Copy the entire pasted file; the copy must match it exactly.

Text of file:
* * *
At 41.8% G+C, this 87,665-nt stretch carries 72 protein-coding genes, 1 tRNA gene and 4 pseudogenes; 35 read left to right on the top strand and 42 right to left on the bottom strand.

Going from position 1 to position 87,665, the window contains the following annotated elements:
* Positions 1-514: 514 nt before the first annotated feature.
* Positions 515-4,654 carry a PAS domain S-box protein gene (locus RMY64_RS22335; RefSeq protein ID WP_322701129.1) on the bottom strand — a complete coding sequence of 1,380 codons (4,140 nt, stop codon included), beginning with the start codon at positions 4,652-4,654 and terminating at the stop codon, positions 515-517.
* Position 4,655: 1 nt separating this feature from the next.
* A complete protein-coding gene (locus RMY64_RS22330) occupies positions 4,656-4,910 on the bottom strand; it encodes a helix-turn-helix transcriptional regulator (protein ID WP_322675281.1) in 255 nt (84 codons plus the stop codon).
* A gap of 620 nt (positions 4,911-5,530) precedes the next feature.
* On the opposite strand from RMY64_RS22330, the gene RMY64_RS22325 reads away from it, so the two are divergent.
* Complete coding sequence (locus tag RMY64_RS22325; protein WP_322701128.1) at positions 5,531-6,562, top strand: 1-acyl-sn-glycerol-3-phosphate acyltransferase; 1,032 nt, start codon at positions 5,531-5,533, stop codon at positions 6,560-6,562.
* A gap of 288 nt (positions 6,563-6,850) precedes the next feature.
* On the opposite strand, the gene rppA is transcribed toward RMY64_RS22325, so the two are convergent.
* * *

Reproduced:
At 41.8% G+C, this 87,665-nt stretch carries 72 protein-coding genes, 1 tRNA gene and 4 pseudogenes; 35 read left to right on the top strand and 42 right to left on the bottom strand.

Going from position 1 to position 87,665, the window contains the following annotated elements:
* Positions 1-514: 514 nt before the first annotated feature.
* Positions 515-4,654 carry a PAS domain S-box protein gene (locus RMY64_RS22335; RefSeq protein ID WP_322701129.1) on the bottom strand — a complete coding sequence of 1,380 codons (4,140 nt, stop codon included), beginning with the start codon at positions 4,652-4,654 and terminating at the stop codon, positions 515-517.
* Position 4,655: 1 nt separating this feature from the next.
* A complete protein-coding gene (locus RMY64_RS22330) occupies positions 4,656-4,910 on the bottom strand; it encodes a helix-turn-helix transcriptional regulator (protein ID WP_322675281.1) in 255 nt (84 codons plus the stop codon).
* A gap of 620 nt (positions 4,911-5,530) precedes the next feature.
* On the opposite strand from RMY64_RS22330, the gene RMY64_RS22325 reads away from it, so the two are divergent.
* Complete coding sequence (locus tag RMY64_RS22325; protein WP_322701128.1) at positions 5,531-6,562, top strand: 1-acyl-sn-glycerol-3-phosphate acyltransferase; 1,032 nt, start codon at positions 5,531-5,533, stop codon at positions 6,560-6,562.
* A gap of 288 nt (positions 6,563-6,850) precedes the next feature.
* On the opposite strand, the gene rppA is transcribed toward RMY64_RS22325, so the two are convergent.